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Are microbrews causing my gout?
May 27, 2009 12:02 PM   Subscribe

Do different kinds of beer (microbrews vs. bottled) have a greater likelihood of causing gout?

I recently had my first bout with gout. I know drinking beer (and its purines) is thought to cause this condition.

Normally I drink bottled pale ale and never had gout before. But lately I have been drinking more microbrews on tap. Overall consumption amount is roughly the same.

But I'm wondering if the microbrews (mostly IPAs, ESBs, not stouts or porters) aggravated the gout. Are richer microbrews more likely to cause gout than lighter bottled beers?
posted by malchick to Health & Fitness (10 answers total)
 
A brief Google search by this interested layman shows that yeast, an important ingredient in all beer, is high in purine, which exacerbates gout. A bottle-, keg-, or cask-conditioned microbrew will have yeast still in it, while many commercial brewers pasteurize and filter the yeast their beers before carbonation or nitrogenation.
posted by mkb at 12:19 PM on May 27, 2009


I think it's safe to assume there may also be other contributing factors to gout.
posted by purpletangerine at 12:25 PM on May 27, 2009 [1 favorite]


Huh! I had never heard this before. Fascinating. Here's a table that backs up mkb's idea that beer with yeast still in it would be very high in purines, while filtered beer would be better. Notice that the 2 beers they cite as very low in purines - pilsner and "light real" beer tend to be the filtered kinds.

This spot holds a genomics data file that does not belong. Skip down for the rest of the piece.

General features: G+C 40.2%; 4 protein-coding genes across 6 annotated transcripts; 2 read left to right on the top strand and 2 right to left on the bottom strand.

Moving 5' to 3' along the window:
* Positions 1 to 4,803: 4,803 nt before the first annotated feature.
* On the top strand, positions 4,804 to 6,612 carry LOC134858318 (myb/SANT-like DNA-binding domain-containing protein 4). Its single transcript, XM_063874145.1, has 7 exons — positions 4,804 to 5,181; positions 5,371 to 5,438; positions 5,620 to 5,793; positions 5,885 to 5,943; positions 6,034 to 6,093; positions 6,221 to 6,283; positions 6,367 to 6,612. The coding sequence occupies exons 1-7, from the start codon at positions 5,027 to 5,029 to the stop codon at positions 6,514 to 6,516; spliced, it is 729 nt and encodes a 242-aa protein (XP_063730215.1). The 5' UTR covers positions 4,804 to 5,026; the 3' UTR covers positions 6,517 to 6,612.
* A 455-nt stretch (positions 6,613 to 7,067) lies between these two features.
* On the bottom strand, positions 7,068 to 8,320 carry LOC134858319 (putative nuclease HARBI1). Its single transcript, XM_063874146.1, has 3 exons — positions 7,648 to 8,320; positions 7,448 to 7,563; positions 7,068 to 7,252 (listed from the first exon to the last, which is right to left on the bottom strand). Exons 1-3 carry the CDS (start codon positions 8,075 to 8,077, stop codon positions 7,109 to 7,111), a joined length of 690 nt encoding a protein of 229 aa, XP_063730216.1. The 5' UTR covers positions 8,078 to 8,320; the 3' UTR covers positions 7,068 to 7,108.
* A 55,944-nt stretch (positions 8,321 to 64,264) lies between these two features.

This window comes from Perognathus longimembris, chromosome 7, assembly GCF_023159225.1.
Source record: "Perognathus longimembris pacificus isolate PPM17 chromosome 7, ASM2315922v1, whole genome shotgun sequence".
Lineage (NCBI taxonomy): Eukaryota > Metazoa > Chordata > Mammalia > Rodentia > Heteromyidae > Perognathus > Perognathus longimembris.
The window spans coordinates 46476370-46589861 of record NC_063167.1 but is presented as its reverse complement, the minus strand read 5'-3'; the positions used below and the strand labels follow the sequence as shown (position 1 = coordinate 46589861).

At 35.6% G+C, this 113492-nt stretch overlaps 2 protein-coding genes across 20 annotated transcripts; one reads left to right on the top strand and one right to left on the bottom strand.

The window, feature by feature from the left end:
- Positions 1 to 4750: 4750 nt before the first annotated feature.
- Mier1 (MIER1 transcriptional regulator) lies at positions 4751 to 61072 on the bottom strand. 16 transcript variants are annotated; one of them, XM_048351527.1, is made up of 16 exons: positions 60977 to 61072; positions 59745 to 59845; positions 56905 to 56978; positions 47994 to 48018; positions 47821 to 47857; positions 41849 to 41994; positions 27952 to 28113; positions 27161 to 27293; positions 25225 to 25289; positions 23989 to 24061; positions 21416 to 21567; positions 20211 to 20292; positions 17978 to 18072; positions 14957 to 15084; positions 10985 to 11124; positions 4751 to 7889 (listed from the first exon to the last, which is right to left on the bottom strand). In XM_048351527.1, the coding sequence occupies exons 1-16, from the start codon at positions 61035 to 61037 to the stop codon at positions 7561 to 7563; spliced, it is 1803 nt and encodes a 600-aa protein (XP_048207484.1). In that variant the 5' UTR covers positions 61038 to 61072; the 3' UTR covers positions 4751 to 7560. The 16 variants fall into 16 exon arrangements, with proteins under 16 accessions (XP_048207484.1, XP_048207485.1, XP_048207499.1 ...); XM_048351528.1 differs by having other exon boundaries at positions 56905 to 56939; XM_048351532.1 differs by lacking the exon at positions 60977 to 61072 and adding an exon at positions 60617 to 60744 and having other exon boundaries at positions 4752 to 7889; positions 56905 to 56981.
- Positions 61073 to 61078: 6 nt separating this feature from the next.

As to drinking IPAs and ESBs, I would look for the bottles that have NO yeast residue on the bottoms. It can be hard to tell if they're brown, but maybe keep a running list after you drain a few bottles. I would assume these beers to be filtered because otherwise the yeast would deposit on the bottom. Of course, if you are very concerned, call up some of your favorite microbrew makers and ask if they filter their various products.
posted by rkent at 12:47 PM on May 27, 2009


Also, the alcohol % might be a factor- in metabolizing alcohol, the liver creates other organic acids (like lactic acid) that compete with uric acid for excretion in the kidney. Metabolism of alcohol also leads to the breakdown of ATP forming AMP, which can then be shunted into pathways for purine production. So, look for a beer with a lower alcohol content.
posted by alygator at 1:23 PM on May 27, 2009


I would assume these beers to be filtered because otherwise the yeast would deposit on the bottom.

Only if the bottle hasn't been recently disturbed, i.e. by carrying it to your car or some such.
posted by ludwig_van at 2:45 PM on May 27, 2009


Only if the bottle hasn't been recently disturbed, i.e. by carrying it to your car or some such.

Of course. I was considering more an in-store purchasing decision than, say, grabbing a bottle out of the cooler at a barbecue.
posted by rkent at 3:06 PM on May 27, 2009


To clarify, the microwbrews I am having are not bottled, they are on draught.

The "brewing 101" page of this microbrewery says they remove the yeast after fermentation, and filter it a couple times before it is kegged.
posted by malchick at 3:26 PM on May 27, 2009


purpletangerine is right. Gout really can't be caused by beer alone, though beer can and will exacerbate it. It's largely about diet, with things like shellfish, organ meats, fatty meats, stock based soups, and hell, even fruit juices causing high levels of purines. In Japan, they actually make a low-purine beer, but it tastes awful, so I don't think someone with a microbrew palate would go for that.

You might need, depending on how painful the gout was to you, to rethink your diet, as well as your beer consumption. Having to change your eating/drinking habits sucks, but, well, so does gout.
posted by Ghidorah at 3:42 PM on May 27, 2009


Also you might want to ask your doctor for a prescription for Allopurinol. It does help.
posted by scottymac at 4:04 PM on May 27, 2009 [1 favorite]


Change your diet, don't get a prescription. It's not just the beer-- Guaranteed.
posted by nitor at 7:05 PM on May 27, 2009


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